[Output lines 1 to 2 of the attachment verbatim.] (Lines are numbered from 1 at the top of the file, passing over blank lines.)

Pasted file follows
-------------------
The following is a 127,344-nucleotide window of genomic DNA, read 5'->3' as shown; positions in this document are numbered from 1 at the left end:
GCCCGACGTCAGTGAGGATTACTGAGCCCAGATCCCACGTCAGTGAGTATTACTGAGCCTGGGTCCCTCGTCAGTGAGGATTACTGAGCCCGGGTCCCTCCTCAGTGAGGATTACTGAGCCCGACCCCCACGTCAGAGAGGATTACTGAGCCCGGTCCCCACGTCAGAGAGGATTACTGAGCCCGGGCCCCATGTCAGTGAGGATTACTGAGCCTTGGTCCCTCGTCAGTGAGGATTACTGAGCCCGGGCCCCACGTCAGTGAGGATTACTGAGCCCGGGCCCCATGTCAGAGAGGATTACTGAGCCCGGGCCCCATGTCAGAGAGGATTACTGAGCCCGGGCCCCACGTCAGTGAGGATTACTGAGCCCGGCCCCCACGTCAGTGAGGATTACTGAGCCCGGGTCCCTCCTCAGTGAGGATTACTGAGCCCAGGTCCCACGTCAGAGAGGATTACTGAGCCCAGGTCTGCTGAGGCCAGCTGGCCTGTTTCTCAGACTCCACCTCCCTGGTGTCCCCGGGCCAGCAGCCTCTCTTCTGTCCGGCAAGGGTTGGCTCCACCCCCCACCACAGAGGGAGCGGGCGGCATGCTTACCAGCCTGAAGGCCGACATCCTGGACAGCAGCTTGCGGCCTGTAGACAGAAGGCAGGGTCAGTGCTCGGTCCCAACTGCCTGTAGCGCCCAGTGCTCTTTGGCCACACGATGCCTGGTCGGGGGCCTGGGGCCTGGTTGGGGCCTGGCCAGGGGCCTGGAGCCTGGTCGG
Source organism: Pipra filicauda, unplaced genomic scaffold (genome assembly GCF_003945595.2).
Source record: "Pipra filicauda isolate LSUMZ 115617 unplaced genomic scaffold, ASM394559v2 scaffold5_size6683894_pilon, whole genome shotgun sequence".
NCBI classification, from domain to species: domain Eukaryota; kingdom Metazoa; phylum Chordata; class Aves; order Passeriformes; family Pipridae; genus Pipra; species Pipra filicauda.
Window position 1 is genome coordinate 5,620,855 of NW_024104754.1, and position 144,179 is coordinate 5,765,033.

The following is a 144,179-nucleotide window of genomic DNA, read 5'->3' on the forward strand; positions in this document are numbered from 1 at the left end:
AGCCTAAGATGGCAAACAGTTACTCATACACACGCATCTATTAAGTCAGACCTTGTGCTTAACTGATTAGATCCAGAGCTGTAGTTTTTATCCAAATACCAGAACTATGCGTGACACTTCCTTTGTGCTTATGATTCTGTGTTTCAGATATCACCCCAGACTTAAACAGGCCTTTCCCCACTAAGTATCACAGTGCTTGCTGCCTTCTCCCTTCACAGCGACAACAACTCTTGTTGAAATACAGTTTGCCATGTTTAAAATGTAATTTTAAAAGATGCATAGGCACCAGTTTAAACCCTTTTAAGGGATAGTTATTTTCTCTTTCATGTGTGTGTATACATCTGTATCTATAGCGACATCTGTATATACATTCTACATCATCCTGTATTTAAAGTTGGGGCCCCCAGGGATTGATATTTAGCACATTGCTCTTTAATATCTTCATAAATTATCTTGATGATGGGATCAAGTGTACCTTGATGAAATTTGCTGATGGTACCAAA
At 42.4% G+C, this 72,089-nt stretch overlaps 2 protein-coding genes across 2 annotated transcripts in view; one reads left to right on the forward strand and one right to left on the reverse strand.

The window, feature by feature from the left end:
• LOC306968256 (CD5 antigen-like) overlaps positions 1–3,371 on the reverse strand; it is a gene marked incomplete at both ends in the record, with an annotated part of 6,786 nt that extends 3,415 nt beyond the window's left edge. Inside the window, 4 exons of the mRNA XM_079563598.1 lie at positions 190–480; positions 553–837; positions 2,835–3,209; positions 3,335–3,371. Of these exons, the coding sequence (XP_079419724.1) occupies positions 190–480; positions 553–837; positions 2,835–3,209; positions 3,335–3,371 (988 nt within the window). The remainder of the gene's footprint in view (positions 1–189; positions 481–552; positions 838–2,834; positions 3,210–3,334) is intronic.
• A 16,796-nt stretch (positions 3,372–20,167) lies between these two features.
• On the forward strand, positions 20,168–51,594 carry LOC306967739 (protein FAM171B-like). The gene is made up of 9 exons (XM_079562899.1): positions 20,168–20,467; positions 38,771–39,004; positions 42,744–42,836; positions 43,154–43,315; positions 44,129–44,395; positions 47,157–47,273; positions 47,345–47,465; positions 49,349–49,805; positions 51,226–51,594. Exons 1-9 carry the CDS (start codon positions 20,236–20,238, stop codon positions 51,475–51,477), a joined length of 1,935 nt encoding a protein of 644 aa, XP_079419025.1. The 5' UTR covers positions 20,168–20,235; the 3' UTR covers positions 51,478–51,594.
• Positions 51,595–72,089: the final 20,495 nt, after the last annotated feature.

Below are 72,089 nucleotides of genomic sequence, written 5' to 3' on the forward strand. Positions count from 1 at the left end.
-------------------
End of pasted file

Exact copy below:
The following is a 127,344-nucleotide window of genomic DNA, read 5'->3' as shown; positions in this document are numbered from 1 at the left end:
GCCCGACGTCAGTGAGGATTACTGAGCCCAGATCCCACGTCAGTGAGTATTACTGAGCCTGGGTCCCTCGTCAGTGAGGATTACTGAGCCCGGGTCCCTCCTCAGTGAGGATTACTGAGCCCGACCCCCACGTCAGAGAGGATTACTGAGCCCGGTCCCCACGTCAGAGAGGATTACTGAGCCCGGGCCCCATGTCAGTGAGGATTACTGAGCCTTGGTCCCTCGTCAGTGAGGATTACTGAGCCCGGGCCCCACGTCAGTGAGGATTACTGAGCCCGGGCCCCATGTCAGAGAGGATTACTGAGCCCGGGCCCCATGTCAGAGAGGATTACTGAGCCCGGGCCCCACGTCAGTGAGGATTACTGAGCCCGGCCCCCACGTCAGTGAGGATTACTGAGCCCGGGTCCCTCCTCAGTGAGGATTACTGAGCCCAGGTCCCACGTCAGAGAGGATTACTGAGCCCAGGTCTGCTGAGGCCAGCTGGCCTGTTTCTCAGACTCCACCTCCCTGGTGTCCCCGGGCCAGCAGCCTCTCTTCTGTCCGGCAAGGGTTGGCTCCACCCCCCACCACAGAGGGAGCGGGCGGCATGCTTACCAGCCTGAAGGCCGACATCCTGGACAGCAGCTTGCGGCCTGTAGACAGAAGGCAGGGTCAGTGCTCGGTCCCAACTGCCTGTAGCGCCCAGTGCTCTTTGGCCACACGATGCCTGGTCGGGGGCCTGGGGCCTGGTTGGGGCCTGGCCAGGGGCCTGGAGCCTGGTCGG